Upton Sinclair: The Profits of Religion
Book Two - The Church of Good Society
King Henry did not follow this suggestion precisely, but he took away the property of the religious orders for the expenses of his many wives and mistresses, and forced the clergy in England to forswear obedience to the Pope and make his royal self their spiritual head. This was the beginning of the Anglican Church, as distinguished from the Catholic; a beginning of which the Anglican clergy are not so proud as they would like to be. When I was a boy, they taught me what they called "church history," and when they came to Henry the Eighth they used him as an illustration of the fact that the Lord is sometimes wont to choose evil men to carry out His righteous purposes. They did not explain why the Lord should do this confusing thing, nor just how you were to know, when you saw something being done by a murderous adulterer, whether it was the Will of the Lord or of Satan; nor did they go into details as to the motives which the Lord had been at pains to provide, so as to induce his royal agent to found the Anglican Church. For such details you have to consult another set of authorities- the victims of the plundering.
When I was in college my professor of Latin was a gentleman with bushy brown whiskers and a thundering voice of which I was often the object - for even in my early days I had the habit of persisting in embarrassing questions. This professor was a devout Catholic, and not even in dealing with ancient Romans could he restrain his propaganda impulses. Later on in life, he became editor of the "Catholic Encyclopedia," and now when I turn its pages, I imagine that I see the bushy brown whiskers, and hear the thundering voice: "Mr. Sinclair, it is so because I tell you it is so!"
I investigate, and find that my ex-professor knows all about King Henry the Eighth, and his motives in founding the Church of England; he is ready with an "economic interpretation," as complete as the most rabid muckraker could desire! It appears that the king wanted a new wife, and demanded that the Pope should grant the necessary permission; in his efforts to browbeat the Pope into such betrayal of duty, King Henry threatened the withdrawal of the "annates" and the "Peter's pence." Later on he forced the clergy to declare that the Pope was "only a foreign bishop," and in order to "stamp out overt expression of disaffection, he embarked upon a veritable reign of terror."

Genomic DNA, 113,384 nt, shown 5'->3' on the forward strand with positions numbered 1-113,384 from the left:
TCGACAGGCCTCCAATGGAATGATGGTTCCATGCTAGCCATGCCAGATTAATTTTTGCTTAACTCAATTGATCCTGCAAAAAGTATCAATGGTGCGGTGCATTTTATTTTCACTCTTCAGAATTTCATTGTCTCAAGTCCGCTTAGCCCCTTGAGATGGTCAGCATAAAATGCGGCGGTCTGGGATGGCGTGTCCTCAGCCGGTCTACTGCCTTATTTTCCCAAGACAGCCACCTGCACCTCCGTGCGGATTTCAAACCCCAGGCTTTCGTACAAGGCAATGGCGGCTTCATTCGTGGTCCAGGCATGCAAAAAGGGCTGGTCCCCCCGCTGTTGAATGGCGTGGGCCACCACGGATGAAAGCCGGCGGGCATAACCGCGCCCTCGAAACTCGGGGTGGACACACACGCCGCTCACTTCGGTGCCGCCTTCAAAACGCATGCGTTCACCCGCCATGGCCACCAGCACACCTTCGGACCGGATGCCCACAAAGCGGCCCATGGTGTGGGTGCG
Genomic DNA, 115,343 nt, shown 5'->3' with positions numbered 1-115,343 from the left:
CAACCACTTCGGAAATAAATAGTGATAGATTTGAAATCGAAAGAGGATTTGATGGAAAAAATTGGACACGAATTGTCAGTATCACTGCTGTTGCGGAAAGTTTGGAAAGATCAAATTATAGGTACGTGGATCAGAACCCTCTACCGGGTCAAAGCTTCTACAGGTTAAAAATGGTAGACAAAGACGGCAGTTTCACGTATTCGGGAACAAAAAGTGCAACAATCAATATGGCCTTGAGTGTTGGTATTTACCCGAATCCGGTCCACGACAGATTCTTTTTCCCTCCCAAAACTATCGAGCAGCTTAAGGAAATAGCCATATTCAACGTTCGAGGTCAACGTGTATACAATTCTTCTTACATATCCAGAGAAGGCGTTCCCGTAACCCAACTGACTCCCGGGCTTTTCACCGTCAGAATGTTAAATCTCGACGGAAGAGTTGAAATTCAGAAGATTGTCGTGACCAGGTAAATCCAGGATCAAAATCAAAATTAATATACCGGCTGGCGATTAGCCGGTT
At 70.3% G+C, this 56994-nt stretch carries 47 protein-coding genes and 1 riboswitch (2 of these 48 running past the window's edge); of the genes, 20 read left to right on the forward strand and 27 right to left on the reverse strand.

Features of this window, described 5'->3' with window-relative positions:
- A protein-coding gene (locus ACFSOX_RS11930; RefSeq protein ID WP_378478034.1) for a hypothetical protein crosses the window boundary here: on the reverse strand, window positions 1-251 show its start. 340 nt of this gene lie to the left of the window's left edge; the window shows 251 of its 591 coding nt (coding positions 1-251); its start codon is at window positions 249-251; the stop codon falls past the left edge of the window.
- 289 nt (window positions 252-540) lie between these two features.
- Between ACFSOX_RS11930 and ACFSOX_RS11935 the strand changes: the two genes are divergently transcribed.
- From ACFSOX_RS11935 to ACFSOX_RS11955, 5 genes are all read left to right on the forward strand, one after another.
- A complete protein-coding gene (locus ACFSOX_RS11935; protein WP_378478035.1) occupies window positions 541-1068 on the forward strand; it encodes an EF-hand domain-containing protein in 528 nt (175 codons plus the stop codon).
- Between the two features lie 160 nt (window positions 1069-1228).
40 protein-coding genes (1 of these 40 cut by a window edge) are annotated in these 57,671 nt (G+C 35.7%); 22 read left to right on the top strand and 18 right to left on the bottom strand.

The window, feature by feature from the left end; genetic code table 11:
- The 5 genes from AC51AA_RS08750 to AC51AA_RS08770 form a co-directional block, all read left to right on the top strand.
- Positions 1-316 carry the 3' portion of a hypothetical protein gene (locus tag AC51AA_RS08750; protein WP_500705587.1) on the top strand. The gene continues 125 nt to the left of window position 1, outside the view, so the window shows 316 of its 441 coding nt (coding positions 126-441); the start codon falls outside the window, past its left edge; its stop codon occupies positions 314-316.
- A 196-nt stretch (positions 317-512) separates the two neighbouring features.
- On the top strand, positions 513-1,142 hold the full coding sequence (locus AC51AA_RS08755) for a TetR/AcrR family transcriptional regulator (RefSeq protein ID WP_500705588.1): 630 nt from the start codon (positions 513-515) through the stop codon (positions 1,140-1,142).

In Anglican histories, you are assured that all this was a work of religious reform, and that after it the Church was the pure vehicle of God's grace. There were no more "holy idle thieves," holding the land of England and plundering the poor. But get to know the clergy, and see things from the inside, and you will meet some one like the Archbishop of Cashell, who wrote to me of his intimates.
I conclude that a good bishop has nothing more to do than to eat, drink and grow fat, rich and die; which laudable example I propose for the remainder of my days to follow.
If you say that might be a casual jest, hear what Thackeray reports of that period, the 18th century, which he knew with peculiar intimacy:
I read that Lady Yarmouth (my most religious and gracious King's favorite) sold a bishopric to a clergyman for 5000 pounds. (She betted him the 5000 pounds that he would not be made a bishop, and he lost, and paid her.) Was he the only prelate of his time led up by such hands of consecration? As I peep into George II's St. James, I see crowds of cassocks pushing up the back-stairs of the ladies of the court; stealthy clergy slipping purses into their laps; that godless old king wakening under his canopy in his Chapel Royal, as the chaplain before him is discoursing. Discoursing about what? - About righteousness and judgment? Whilst the chaplain is preaching, the king is chattering in German and almost as loud as the preacher; so loud that the clergyman actually burst out crying in his pulpit, because the defender of the faith and the dispenser of bishoprics would not listen to him!
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